THE LAMPLIGHTER by Pádraig Turley


N 1955 WhEN i arrived in the Fairbrothers Fields, as the Tenters was then commonly known, and indeed for a good few years afterwards, a man came around each evening to light our street lamps. he would also come around each morning to extinguish them.

i recall the lamp standards on our road were much shorter than they are today, they were extended in late 60s, by removing the swan`s neck and adding on an extension. This alteration is still clearly visible. They were also spread out much more thinly, resulting in portions of the road being in semi-darkness. Each lamp standard had an opening/door which was of course locked. Every evening at about forty minutes before dusk, the lamp lighter from the Corporation would arrive to light the lamp for the night. Our man always arrived on a bicycle, would stop at each lamp, take out a bundle of keys, unlock the door on the lamp standard, and turn on the light. As kids we used to rush over to him, `Mister, Mister can i turn on the light?` Sometimes he would say yes, and it would be a great thrill to turn on the light switch, which looked exactly like the ones in our houses. he would then lock the door and head off to the next lamp standard. Of course we would often chase after him to the next lamp standard. –3–

Occasionally some of the older boys would pry open the door on the lamp standard, with a large screwdriver or some such implement, which gave us access to the switch. Then we could turn the light on and off as we pleased. This must have been very annoying to older folk. As very few people had a car back then, it was not a great traffic hazard. On his next roster, the Lamplighter would discover the door broken and express surprise. Now he was not allowed to lock the door, as it had been interfered with. he would have to summon an electrician from base, to lock the door as the switch was an electrical device, even if it had not been messed with. Apparently some time earlier, a Lamplighter had locked the door in these circumstances, but had gotten in to bother with some shop steward from the irish Municipal Employees Trade Union. Back then the lamp post was not so much in use as a canine latrine as it is today, as most folk did not have a dog. One has to wonder how the electrician would have dealt with the dog`s water as a conductor of electricity.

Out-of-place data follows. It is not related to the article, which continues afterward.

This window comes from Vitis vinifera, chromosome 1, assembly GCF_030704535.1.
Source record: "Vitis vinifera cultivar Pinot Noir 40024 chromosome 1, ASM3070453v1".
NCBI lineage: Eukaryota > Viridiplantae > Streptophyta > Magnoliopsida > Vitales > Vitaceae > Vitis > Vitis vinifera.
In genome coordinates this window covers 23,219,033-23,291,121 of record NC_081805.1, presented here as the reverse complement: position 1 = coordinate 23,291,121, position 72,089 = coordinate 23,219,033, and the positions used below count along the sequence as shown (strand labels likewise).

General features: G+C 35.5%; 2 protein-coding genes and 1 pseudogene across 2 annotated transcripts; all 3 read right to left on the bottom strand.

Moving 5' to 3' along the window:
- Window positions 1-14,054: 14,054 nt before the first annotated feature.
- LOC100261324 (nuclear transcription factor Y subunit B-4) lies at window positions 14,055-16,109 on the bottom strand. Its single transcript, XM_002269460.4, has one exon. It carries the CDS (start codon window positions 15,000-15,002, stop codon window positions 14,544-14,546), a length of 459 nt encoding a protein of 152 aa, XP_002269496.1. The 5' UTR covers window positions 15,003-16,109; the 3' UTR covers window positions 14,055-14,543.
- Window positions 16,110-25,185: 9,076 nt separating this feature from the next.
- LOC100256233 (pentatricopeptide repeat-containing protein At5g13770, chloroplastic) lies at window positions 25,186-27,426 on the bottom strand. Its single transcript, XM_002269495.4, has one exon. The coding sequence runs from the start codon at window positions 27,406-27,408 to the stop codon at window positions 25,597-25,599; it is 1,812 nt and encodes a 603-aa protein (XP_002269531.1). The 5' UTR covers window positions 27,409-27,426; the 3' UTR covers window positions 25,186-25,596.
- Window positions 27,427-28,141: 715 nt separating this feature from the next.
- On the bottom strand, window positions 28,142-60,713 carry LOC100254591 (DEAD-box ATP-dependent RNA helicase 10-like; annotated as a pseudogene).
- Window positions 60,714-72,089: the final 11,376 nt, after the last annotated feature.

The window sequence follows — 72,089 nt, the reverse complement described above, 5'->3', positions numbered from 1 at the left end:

An extract from ‘A Liberties Childhood’ by Ciaran Black

ELigiON CAST A large shadow over our young lives. My first experience of religion was the 3 years i spent in Low Babies, babies and First Class in the convent in Warrenmount. Strangely for the 3 years i attended i was not taught by a nun at all. however, i have happy memories of the two lay teachers we had, Miss kavanagh and Miss Fitzpatrick. Some of the nuns had savage reputations that were probably created to scare us young kids. Making your First holy Communion in Francis Street Church was my first big religious occasion, and in my case, this passed off without incident, except for the annoyance of my younger brother accompanying me as i made my collections. This same younger brother had been accepted to follow in my footsteps by also attending Warrenmount convent. A month or so before he was due to start school, our mother Mary was summoned to the convent to be told that he would no longer be accepted. it transpired that one of the nuns, a Sister Benignus was walking up O’Donovan Road one day to attend mass in Donore Avenue church and my brother was encouraged by some older boys to shout the nun’s nickname at her as she passed by him. My brother, not knowing any better, roared “Sister Big knickers” at the nun and managed to get expelled from the convent before he had even started. it took a lot grovelling and explanation by our mother before the expulsion was revoked.


i am friendly with a retired postman who made deliveries to the Tenters area for many years. he told me that in An Post the nickname of the area was “the Promise land”. When i asked him why, he said it was because when he met his customers around Christmas time, they would invariably say something like “i will see you next week or i will fix you up after Christmas” and they never did.

Perhaps the strangest imitation of real sports occurred during the Dublin horse Show every August. On TV we would watch the show jumping particularly the Aga khan trophy. Now of course, for us kids in the Tenters, the big disadvantage that we had was our lack of access to horses and how to set up a proper course that did not have to be dismantled for every passing car. however, imagination was in abundance amongst us, and the course and the jumps were set up in the back yard of 4 Donore Road, home of the Doyle family, an uncle of theirs and a lodger. The horse dilemma was a tougher nut to crack but, in the end, we settled on the idea your torso was the rider, and your legs were the horse. home advantage meant that Paul “Scorcher” Doyle was the course designer and he decided what height the tallest fence was. Scorcher, being the tallest of us, always arranged for the tallest fence to be the maximum height that he could comfortably clear and us shorter guys often came to grief at that fence and the lap of honour usually fell to our host. –6–